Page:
40. Richard of Gloucester (Edward V’s uncle) had an ally in the duke of Buckingham, Henry Stafford. Richard asked him to make the case on 25 June 1483 before the citizens of London at Guildhall (a non-parliamentary gathering) that Edward V and Prince Richard were illegitimate.
  41. Only duke Richard of Gloucester was the obvious choice to be king.
  42. Since the Woodvilles were unpopular in London, the people at Guildhall agreed. They voted for Richard on that very day.
  43. Of course Richard had a large army outside London, so that must have been persuasive.
  44. So from Gloucester’s point of view Edward V (and Prince Richard his brother) was a bastard child of Edward IV, just like any other bastard the late king had fathered.
  45. The next day, 26 June, Richard of Gloucester acceded to the throne as Richard III.
  46. On 6 July Richard and Anne Neville were crowned at Westminster Abbey. Archbishop Bourchier of Canterbury officiated and put the crown on his head.
  47. When did the Princes in the Tower die? Historian Michael Hicks says it was most likely in Aug 1483.
  48. If Edward IV, father of Edward V, had died a few years later, then Richard could never have taken over because the prince could reign without a Lord Protector.
  49. Edward V missed his chance by his father’s premature death. It must have been terrible for the twelve-year-old boy who knew his history, which told him he was about to die. Would it be the jangling of the keys this time that would foretell his death?
  50. Did the boys die of drowning, poison, or smothering?
  51. In 1674 the bones of two boys were dug up under a stairway in the White Tower. The bones were identified as the two princes, but their bones were not complete.
  52. Anatomical analysis of these bones was done in 1933 by Lawrence Tanner and William Wright, who confirmed that they were the princes. However, other people were buried on the site, including the bones of other children.
  53. DNA tests have not been done as of yet.
  54. His murder screams at us today, five centuries later: Justice!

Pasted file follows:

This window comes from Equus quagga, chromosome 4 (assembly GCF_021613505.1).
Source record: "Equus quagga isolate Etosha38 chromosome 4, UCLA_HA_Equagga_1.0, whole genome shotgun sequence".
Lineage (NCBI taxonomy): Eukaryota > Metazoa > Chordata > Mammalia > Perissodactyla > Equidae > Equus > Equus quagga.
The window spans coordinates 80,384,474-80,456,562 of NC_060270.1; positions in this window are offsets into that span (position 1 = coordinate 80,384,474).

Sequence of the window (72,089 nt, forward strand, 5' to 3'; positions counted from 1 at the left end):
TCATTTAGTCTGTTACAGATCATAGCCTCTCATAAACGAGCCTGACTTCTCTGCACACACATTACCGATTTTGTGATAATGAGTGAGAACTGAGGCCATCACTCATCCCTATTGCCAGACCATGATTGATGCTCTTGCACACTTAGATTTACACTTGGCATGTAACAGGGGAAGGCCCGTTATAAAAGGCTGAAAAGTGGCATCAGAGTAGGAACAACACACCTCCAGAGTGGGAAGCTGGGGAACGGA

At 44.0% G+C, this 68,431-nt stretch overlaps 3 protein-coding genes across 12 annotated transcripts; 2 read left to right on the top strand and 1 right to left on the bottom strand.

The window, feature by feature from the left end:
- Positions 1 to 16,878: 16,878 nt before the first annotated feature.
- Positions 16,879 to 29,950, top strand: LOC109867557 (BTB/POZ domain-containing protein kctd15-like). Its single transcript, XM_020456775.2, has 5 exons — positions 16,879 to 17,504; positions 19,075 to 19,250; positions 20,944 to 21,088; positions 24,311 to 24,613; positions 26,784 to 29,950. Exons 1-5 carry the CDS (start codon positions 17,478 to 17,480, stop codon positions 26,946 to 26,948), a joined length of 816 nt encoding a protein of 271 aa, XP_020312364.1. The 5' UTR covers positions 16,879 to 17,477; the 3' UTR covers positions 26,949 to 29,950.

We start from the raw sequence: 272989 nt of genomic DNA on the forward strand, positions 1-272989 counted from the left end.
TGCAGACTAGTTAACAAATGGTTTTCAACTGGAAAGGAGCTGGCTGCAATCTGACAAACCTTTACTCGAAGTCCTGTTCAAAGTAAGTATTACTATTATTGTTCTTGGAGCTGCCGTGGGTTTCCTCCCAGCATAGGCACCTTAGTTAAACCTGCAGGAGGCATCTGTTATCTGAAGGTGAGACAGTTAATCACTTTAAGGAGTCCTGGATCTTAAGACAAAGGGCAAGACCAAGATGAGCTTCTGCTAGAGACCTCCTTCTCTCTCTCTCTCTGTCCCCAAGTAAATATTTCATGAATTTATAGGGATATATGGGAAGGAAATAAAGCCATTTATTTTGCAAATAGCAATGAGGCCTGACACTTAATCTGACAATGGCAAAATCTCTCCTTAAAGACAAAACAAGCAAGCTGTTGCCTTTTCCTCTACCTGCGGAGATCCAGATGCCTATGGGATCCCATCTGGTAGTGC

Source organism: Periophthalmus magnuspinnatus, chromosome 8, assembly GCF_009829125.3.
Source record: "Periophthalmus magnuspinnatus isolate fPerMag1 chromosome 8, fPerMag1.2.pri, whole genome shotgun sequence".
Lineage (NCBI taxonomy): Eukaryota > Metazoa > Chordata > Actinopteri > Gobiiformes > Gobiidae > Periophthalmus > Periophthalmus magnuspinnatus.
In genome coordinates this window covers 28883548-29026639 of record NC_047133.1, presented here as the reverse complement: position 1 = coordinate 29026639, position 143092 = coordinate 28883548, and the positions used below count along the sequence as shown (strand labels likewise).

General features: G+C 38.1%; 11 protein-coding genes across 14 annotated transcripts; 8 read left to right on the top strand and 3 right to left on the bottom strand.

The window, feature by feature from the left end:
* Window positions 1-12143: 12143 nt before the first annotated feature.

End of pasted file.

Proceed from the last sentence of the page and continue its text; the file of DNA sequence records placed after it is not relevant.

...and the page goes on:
Henry II Plantagenet: Interesting Facts and Stories

Eleanor of Aquitaine: Interesting Facts and Stories (married to Henry II)

King Richard I, Lion-Heart: Interesting Facts and Stories

King John: Interesting Facts and Stories

Henry III: Interesting Facts and Stories

Eleanor of Provence: Interesting Facts and Stories (married Henry III)

Edward I: Interesting Facts and Stories

Eleanor of Castile: Interesting Facts and Stories (married to Edward I)

Edward II: A King of Bad Judgment

Edward III: Better Than Most

Richard II: The Weak King

Henry IV King of England

Henry V King of England

Henry VI King of England

Edward IV King of England

Edward V: Prince in the Tower

Richard III, King of England


Rolf or Rollo the Viking



(They lived before Henry II, above)

Richard I, Norman Marquis and Count

Richard II, Duke of Normandy

Robert I, Duke of Normandy

William the Conqueror: Interesting Facts and Stories

Matilda: Wife and Queen of William the Conqueror

King William II, Rufus: Interesting Facts and Stories

King Henry I: Interesting Facts and Stories

King Stephen: Interesting Facts and Stories

Empress Matilda and Three Henrys


Image credit: National Portrait Gallery.

Christine Carpenter, The Wars of the Roses: Politics and Constitution in England c. 1437-1509, Cambridge Medieval Textbooks (Cambridge UP 1997).

Ian Crofton, The Kings and Queens of England (New York: Metro Books, 2006).

The Chronicles of the Wars of the Roses: The Turbulent Years of the Last Plantagenets, Seven Kings from Richard II in 1377 to Richard III in 1485, gen. ed. Elizabeth Hallam (CLB 1997).

Anne Curry, Henry V: Playboy Prince to Warrior King, Penguin Monarchs (Allen Lane Penguin, 2015).

The Encyclopedia of the Middle Ages, gen. ed. Norman Cantor (Viking 1999).

John Gillingham, The Wars of the Roses: Peace and Conflict in Fifteenth-Century England (Louisiana State U 1981).

Michael Hicks, The War of the Roses, 1455-1485, Essential Histories: (Osprey 2013).

—, Edward V: The Prince of the Tower (Tempus 2003).

Dan Jones, The Wars of the Roses: The Fall of the Plantagenets and the Rise of the Tudors (Penguin 2014).

Charles Philips, The Illustrated Encyclopedia of Royal Britain (New York: Metro Books, 2009).

A. J. Pollard, The Wars of the Roses, 2nd ed. British History in Perspective (Palgrave Macmillan 2001).

The Plantagenet Encyclopedia: An Alphabetical Guide to 400 Years of English History, gen. ed. Elizabeth Hallam, (Crescent Books, 1996).

Douglas Richardson, Royal Ancestry: A Study in Colonial and Medieval Families, 5 vols. (Salt Lake: Published Privately, 2013).

Charles Ross, Richard III, Yale English Monarchs, new ed. (Yale UP, 1999).

—, Edward IV, new ed. Yale English Monarchs (Yale UP, 1997).

James Ross, Henry VI: A Good, Simple, and Innocent Man, Penguin Monarchs (Allen Lane Penguin 2016).

Desmond Seward, The Demon’s Brood: A History of the Plantagenet Dynasty (Pegasus, 2014).